Out of state schools beckon Oregon residents
- Dennis Gallagher
- Clackamas Review - Opinion
Like many Oregon families with a high school senior in the house, we are currently working with our daughter, a senior at Oregon City High School, to help her make the decision about where to attend college. Like many families, we have always stressed the importance maintaining good grades, and encouraged extracurricular activities and volunteerism. Our daughter is currently maintaining a 3.7 GPA, has earned 35 college transfer credits while in high school, and has recorded a plethora of extracurricular and volunteer activities to date. Her attendance record is stellar. When it came time to apply for colleges, and of course financial aid, we felt confident that she would receive attractive financial aid awards from at least the Oregon schools to which she applied.
Being a University of Oregon graduate myself, I was pleased when she applied there. She also applied at Oregon State University, Montana State University, and 3 private, very expensive, and very selective schools in the mid-west. After jumping through all the FAFSA, College Board Profile, and the individual schools applications for financial aid, we were very disappointed in the award letters from the Oregon Schools. She did receive a small Dean's Scholarship from Oregon, and a 'Diversity and Achievement' award from OSU. Aside from that, both schools awards were made of largely of loans, and expected family contributions. We are probably a very typical, middle-class family, and like most similar families, we have not always had the extra resources to set aside as much as we might have liked for our daughter's education.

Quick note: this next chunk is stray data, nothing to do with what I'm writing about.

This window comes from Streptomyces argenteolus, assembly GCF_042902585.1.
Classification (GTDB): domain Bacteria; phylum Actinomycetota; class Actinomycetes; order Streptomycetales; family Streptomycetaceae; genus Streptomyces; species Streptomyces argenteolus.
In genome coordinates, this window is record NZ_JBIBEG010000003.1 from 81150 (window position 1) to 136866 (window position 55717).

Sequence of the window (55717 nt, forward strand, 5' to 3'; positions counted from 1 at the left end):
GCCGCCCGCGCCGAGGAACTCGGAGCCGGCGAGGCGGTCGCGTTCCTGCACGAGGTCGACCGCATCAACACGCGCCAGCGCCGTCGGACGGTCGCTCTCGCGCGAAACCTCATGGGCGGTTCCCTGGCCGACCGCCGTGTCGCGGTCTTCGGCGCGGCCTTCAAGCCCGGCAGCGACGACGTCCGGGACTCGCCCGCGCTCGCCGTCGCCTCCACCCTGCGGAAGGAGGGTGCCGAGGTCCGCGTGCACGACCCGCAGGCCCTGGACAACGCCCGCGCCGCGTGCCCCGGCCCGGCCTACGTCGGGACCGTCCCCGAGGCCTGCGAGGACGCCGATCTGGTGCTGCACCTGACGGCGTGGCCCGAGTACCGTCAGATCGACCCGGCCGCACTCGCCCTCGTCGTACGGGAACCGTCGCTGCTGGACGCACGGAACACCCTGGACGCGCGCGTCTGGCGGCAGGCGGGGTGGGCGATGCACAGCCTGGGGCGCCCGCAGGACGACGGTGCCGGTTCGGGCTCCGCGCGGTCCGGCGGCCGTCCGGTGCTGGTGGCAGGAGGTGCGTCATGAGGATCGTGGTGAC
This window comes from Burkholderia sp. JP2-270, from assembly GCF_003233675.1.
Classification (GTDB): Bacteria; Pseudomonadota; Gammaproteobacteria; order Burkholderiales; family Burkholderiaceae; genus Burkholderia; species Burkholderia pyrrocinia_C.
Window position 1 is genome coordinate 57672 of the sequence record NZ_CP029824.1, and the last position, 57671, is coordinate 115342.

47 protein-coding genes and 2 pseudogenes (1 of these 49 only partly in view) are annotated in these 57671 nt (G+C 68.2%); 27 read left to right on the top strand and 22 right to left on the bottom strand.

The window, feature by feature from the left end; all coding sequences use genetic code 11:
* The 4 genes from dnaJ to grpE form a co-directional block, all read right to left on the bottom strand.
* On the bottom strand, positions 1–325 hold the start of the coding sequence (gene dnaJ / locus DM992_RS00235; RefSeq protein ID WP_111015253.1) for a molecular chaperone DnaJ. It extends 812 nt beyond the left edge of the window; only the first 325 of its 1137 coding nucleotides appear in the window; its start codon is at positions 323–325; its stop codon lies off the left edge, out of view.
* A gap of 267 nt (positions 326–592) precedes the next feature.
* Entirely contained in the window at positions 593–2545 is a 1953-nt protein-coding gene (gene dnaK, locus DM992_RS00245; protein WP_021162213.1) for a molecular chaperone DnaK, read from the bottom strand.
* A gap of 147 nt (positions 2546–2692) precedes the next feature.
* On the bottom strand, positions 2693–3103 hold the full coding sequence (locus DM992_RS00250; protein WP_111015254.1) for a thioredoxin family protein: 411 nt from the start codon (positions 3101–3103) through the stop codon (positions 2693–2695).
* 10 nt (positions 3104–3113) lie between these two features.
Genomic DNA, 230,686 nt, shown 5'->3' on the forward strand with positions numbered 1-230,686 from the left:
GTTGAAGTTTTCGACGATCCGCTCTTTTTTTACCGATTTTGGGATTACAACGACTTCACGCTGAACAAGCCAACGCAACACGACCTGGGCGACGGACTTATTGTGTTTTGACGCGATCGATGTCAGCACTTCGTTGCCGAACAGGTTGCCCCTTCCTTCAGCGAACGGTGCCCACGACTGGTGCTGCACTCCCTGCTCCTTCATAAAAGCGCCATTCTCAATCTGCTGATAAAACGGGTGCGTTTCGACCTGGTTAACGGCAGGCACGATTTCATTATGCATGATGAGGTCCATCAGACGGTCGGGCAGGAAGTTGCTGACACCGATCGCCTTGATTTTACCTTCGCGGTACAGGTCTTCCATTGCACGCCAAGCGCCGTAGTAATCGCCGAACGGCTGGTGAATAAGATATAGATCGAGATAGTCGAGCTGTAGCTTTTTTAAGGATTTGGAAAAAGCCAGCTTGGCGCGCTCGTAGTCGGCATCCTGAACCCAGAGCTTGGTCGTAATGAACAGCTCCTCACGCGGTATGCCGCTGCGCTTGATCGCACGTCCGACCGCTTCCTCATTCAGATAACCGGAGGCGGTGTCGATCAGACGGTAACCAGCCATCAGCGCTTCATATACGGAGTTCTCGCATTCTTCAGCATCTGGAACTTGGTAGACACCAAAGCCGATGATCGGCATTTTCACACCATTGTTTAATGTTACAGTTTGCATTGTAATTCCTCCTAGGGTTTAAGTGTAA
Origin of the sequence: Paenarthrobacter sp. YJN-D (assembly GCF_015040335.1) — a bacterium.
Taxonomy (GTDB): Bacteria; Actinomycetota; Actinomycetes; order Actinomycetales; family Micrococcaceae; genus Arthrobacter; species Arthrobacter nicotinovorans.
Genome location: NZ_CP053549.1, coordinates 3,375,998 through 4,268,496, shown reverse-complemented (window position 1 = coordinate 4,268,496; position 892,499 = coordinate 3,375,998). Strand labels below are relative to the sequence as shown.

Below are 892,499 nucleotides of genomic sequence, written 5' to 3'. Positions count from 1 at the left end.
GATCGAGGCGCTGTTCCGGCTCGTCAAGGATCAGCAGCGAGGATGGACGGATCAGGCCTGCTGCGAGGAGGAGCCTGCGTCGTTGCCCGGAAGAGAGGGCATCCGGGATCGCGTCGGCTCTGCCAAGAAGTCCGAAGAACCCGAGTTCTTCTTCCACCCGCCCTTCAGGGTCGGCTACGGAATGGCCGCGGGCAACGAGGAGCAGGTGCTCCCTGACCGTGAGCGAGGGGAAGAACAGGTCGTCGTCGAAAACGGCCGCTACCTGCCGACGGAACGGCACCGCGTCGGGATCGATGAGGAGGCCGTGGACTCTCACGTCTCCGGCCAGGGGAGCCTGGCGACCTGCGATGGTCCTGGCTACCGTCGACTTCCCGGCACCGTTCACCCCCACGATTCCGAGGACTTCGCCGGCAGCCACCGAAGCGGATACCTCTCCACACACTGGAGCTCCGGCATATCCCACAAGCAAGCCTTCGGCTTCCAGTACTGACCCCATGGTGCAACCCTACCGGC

While none of the schools offered a 'full ride', we found the comparative awards to be quite interesting. When we look at our actual out-of-pocket expenses, even though we are Oregon residents, the two Oregon schools are the least attractive. We can, and probably will be sending our daughter off to Wisconsin in the fall to a highly regarded, small liberal arts university, where the cost of attending is just shy of $40,000. The school has been ranked very highly in all the 'Best Colleges' surveys, and is very selective in their admissions policy. There will not be an ounce of snobbery in our decision, should she choose to go there, and we have never felt that an education from an elite private school was necessarily any better than that from one of our own state schools. The University of Montana, even with having to pay out-of state tuition, has offered a package that would cost our family $3-4,000 less than either Oregon School.
If we want the best and the brightest of our young minds to remain in Oregon, we can no longer afford to dismiss the decline of our higher education system. We would have preferred to keep our daughter closer to home. Unfortunately that may not be possible. There is something unquestionably askew, when an excellent student from an Oregon high school is forced to pursue their continued education elsewhere.